By Brian Cousin, Florida Atlantic University Harbor Branch
August 14, 2014
Memories of yesterday’s Miami traffic and dinner in Coconut Grove are vanishing in the wake of the University of Miami Research Vessel F.G. Walton Smith as it plies Hawk Channel just off the Florida Keys. As we steam towards our first research station on Pulley Ridge, the science team sets up the ship’s central lab and outside decks.
After converging on the Walton Smith from points as far as Tallahassee, Florida, and Silver Spring, Maryland, we are embarking on our third year of explorations of Coral Ecosystem Connectivity: From Pulley Ridge to the Florida Keys. We begin with Chief scientist, Dr. Dennis Hanisak (Harbor Branch Oceanographic Institute at Florida Atlantic University) reviewing the cruise plan with all participants. It’s a multi-disciplinary science team and we will be characterizing benthic and fish communities using a remotely operated vehicle, collecting genetic samples of larger fish species, and characterizing planktonic larval fish and invertebrates.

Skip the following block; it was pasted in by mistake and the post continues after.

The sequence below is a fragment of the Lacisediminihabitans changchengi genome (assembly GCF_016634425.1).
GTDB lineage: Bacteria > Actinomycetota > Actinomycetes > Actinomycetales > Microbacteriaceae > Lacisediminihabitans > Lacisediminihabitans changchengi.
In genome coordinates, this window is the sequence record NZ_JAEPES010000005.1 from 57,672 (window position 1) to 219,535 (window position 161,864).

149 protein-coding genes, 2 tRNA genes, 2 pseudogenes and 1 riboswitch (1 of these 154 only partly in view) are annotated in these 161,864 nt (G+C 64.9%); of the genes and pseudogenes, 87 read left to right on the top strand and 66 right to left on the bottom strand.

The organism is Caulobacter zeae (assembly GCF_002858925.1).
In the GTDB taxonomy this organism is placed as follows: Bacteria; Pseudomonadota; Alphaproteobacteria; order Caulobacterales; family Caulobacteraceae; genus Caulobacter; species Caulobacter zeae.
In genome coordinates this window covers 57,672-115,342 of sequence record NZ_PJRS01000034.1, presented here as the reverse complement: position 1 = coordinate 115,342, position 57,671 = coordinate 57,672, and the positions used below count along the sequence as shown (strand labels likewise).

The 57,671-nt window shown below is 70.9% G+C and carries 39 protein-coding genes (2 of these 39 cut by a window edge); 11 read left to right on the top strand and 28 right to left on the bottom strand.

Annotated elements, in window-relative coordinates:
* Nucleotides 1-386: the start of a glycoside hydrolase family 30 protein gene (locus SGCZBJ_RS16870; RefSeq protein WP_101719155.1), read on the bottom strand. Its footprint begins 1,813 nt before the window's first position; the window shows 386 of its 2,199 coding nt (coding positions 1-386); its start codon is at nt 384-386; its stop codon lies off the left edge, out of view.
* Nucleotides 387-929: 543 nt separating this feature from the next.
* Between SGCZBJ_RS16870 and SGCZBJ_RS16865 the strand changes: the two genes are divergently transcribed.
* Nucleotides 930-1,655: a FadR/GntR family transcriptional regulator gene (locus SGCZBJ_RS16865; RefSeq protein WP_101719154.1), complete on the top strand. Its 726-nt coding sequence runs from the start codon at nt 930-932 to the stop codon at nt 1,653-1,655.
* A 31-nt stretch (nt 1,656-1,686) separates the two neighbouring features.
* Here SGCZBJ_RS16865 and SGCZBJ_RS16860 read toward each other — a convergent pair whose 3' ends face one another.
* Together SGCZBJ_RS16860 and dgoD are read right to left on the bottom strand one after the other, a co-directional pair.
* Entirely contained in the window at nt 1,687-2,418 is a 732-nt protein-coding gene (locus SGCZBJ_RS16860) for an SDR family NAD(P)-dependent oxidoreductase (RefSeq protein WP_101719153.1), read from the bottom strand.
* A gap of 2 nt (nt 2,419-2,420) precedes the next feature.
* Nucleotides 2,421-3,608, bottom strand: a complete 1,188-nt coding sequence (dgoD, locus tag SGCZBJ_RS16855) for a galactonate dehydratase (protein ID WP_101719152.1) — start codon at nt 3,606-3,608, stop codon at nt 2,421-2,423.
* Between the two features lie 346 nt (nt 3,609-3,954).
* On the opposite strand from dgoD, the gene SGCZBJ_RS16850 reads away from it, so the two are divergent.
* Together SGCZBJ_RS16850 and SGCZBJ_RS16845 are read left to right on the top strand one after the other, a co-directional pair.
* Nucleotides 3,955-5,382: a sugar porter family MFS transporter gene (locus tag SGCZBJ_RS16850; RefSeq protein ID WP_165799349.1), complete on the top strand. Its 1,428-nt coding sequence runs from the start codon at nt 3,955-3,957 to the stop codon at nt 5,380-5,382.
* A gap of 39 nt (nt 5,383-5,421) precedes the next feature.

If all goes well, each activity will flow smoothly from one to another. At least that’s Plan A, but as they say: “Anyone can do Plan A.” It is the Chief Scientist’s job to be prepared with Plan B because things can happen with ships, electronics and salt water, weather – and it is hurricane season after all. NOAA’s National Hurricane Center website indicates that tropical storm formation is not expected during the next 48 hours. Two years ago, in 2012, the Coral Ecosystem Connectivity cruise wrapped up two days early as Hurricane Isaac forced the Walton Smith back to shore and partway up the Miami River. We are hoping the good weather predictions continue for the remainder of our cruise.
We left the dock today at a few minutes after 1 pm in the full sun and heat of Miami in August. Transit time to Pulley Ridge is expected to be in the range of 24 hours, and we plan to start operations right away. See our Mission Plan to learn about the science objectives and the technology that will be brought to bear by the science team over the coming days as we explore Coral Ecosystem Connectivity: From Pulley Ridge to the Florida Keys. Welcome aboard!